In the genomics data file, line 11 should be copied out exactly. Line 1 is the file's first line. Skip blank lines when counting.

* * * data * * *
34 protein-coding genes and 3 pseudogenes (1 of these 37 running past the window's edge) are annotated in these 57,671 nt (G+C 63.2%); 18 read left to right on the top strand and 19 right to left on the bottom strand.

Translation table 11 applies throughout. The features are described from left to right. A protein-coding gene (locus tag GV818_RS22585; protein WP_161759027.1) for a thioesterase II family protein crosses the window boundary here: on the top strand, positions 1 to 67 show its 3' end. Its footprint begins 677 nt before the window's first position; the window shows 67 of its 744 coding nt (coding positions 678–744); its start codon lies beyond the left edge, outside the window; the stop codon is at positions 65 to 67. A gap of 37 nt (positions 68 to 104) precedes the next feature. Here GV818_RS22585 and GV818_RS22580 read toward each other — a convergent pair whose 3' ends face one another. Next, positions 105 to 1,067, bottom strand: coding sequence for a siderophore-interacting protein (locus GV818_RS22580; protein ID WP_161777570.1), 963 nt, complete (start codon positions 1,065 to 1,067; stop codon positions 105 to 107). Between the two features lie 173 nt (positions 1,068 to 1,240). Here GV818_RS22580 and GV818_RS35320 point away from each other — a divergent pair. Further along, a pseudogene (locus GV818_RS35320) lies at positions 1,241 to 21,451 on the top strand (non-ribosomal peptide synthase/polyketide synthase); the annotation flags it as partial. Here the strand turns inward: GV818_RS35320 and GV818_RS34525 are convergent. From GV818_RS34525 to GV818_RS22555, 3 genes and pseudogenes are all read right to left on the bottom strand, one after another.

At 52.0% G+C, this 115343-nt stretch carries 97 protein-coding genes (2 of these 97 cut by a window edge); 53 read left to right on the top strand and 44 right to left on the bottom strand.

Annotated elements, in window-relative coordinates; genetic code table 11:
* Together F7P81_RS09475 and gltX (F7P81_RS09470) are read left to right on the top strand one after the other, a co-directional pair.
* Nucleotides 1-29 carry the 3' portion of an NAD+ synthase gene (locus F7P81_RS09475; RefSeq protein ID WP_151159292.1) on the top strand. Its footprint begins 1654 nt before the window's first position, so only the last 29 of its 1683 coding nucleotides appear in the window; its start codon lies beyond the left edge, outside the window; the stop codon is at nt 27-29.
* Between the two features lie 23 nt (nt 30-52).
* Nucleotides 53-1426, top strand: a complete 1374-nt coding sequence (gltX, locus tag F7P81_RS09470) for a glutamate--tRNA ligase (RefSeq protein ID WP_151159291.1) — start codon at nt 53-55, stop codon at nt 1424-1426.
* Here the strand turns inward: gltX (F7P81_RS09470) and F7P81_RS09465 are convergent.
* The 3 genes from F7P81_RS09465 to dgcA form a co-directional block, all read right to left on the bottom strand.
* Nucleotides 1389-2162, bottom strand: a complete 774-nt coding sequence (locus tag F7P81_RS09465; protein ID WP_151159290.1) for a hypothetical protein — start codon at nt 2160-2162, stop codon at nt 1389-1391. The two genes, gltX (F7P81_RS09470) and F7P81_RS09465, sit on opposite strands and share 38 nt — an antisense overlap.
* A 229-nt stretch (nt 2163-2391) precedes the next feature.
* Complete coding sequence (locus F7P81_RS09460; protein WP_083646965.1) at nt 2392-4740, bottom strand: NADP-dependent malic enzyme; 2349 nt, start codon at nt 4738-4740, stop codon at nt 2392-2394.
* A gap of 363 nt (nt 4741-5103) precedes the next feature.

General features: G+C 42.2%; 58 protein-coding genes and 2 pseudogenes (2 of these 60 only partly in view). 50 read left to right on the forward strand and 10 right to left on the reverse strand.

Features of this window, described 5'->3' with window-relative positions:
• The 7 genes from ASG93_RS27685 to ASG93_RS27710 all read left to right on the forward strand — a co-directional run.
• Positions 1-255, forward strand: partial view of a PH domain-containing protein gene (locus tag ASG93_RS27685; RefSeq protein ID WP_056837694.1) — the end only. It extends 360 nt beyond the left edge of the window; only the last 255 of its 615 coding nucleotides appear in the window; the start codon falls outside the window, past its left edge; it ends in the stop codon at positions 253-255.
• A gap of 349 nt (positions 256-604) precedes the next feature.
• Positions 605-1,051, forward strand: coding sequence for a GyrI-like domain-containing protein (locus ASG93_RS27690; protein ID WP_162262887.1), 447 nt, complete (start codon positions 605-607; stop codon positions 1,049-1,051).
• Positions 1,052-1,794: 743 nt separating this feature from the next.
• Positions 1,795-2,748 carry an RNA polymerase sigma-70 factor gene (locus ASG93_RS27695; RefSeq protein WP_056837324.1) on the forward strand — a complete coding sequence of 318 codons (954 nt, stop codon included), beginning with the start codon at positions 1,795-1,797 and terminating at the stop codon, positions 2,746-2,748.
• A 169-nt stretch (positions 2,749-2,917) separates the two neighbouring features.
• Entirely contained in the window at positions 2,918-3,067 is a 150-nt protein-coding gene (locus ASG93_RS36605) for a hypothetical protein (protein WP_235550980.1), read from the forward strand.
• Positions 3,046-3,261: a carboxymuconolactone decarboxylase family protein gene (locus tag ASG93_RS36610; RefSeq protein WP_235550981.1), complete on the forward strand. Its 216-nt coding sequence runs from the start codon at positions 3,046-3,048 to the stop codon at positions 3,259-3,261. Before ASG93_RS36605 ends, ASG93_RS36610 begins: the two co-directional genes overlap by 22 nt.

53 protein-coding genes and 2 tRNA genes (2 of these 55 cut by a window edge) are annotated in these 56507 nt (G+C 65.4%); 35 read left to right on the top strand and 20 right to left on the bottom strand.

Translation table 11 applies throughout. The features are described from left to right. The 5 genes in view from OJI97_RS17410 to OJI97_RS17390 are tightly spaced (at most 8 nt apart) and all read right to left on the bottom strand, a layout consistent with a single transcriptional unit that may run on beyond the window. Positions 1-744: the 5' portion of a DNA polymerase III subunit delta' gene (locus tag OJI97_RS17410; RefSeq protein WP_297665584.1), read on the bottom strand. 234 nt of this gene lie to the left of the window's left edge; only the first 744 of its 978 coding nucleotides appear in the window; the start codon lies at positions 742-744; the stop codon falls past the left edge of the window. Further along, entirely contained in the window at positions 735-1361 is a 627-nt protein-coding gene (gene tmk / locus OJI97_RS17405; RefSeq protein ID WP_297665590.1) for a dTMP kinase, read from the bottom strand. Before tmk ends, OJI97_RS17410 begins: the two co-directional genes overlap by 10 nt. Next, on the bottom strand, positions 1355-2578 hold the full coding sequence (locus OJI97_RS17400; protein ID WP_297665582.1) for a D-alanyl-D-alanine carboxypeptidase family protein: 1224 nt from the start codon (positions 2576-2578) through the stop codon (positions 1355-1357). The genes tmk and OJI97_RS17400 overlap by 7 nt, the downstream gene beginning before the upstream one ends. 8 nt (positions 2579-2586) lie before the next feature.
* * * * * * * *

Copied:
* Nucleotides 1389-2162, bottom strand: a complete 774-nt coding sequence (locus tag F7P81_RS09465; protein ID WP_151159290.1) for a hypothetical protein — start codon at nt 2160-2162, stop codon at nt 1389-1391. The two genes, gltX (F7P81_RS09470) and F7P81_RS09465, sit on opposite strands and share 38 nt — an antisense overlap.